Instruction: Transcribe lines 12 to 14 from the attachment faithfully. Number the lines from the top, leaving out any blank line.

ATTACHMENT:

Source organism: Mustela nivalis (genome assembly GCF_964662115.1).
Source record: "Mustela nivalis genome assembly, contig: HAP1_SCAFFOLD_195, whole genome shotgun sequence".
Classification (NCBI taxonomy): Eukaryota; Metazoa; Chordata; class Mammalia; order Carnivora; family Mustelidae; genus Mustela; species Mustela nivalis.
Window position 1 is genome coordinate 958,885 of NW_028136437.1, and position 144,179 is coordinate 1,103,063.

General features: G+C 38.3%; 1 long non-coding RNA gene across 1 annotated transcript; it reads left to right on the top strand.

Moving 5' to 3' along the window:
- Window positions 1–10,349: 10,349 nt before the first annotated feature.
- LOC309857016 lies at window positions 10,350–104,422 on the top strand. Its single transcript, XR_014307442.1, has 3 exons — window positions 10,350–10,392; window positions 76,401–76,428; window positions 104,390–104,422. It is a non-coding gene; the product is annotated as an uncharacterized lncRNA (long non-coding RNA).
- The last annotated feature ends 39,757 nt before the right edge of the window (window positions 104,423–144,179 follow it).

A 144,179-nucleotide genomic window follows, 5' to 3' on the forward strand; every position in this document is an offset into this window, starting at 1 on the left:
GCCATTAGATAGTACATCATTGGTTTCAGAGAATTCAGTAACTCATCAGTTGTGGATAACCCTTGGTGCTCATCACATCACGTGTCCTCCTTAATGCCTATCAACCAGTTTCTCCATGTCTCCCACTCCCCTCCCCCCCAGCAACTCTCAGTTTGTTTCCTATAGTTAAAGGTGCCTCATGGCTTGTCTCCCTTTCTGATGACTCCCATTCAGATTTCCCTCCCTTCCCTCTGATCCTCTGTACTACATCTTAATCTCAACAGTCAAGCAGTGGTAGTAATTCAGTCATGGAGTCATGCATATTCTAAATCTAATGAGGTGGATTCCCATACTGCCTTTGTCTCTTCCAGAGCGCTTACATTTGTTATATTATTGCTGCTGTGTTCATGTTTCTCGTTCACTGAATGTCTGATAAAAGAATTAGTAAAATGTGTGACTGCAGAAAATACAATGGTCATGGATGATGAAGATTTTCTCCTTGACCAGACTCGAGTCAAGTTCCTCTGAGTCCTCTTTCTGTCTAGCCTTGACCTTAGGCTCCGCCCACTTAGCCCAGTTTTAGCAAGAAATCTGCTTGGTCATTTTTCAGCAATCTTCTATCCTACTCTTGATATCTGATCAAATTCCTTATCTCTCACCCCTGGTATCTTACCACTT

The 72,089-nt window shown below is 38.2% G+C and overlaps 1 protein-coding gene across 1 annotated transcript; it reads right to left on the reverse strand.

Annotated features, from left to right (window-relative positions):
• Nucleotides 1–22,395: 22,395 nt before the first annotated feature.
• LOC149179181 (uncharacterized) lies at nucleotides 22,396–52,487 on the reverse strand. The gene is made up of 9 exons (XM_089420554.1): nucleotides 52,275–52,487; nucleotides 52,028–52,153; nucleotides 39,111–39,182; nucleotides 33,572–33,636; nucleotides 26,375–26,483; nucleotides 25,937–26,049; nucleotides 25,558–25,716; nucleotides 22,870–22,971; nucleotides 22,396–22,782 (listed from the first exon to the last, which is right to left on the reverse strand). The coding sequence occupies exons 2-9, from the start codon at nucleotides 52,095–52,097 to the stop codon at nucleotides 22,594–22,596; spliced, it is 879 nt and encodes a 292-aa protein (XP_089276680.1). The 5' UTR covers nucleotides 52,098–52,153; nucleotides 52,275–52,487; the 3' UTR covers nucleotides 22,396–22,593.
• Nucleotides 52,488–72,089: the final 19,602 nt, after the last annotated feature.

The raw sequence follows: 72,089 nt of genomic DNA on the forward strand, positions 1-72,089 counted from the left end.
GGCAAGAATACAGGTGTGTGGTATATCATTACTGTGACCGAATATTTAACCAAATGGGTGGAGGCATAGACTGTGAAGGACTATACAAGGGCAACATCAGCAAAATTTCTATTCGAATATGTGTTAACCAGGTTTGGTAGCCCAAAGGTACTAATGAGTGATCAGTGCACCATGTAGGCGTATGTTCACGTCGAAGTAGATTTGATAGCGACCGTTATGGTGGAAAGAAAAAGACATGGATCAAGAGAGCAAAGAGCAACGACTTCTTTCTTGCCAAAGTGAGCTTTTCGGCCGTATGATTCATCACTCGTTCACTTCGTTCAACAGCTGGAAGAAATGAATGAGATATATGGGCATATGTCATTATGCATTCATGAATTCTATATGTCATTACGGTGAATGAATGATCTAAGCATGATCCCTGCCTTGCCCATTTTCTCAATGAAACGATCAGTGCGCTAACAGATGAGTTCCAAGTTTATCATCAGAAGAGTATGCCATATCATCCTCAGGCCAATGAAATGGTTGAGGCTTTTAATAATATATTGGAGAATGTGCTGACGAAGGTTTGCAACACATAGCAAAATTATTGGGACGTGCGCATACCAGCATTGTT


The 72,089-nt window shown below is 38.2% G+C and overlaps 1 protein-coding gene across 1 annotated transcript; it reads right to left on the reverse strand.

Annotated features, from left to right (window-relative positions):
• Nucleotides 1–22,395: 22,395 nt before the first annotated feature.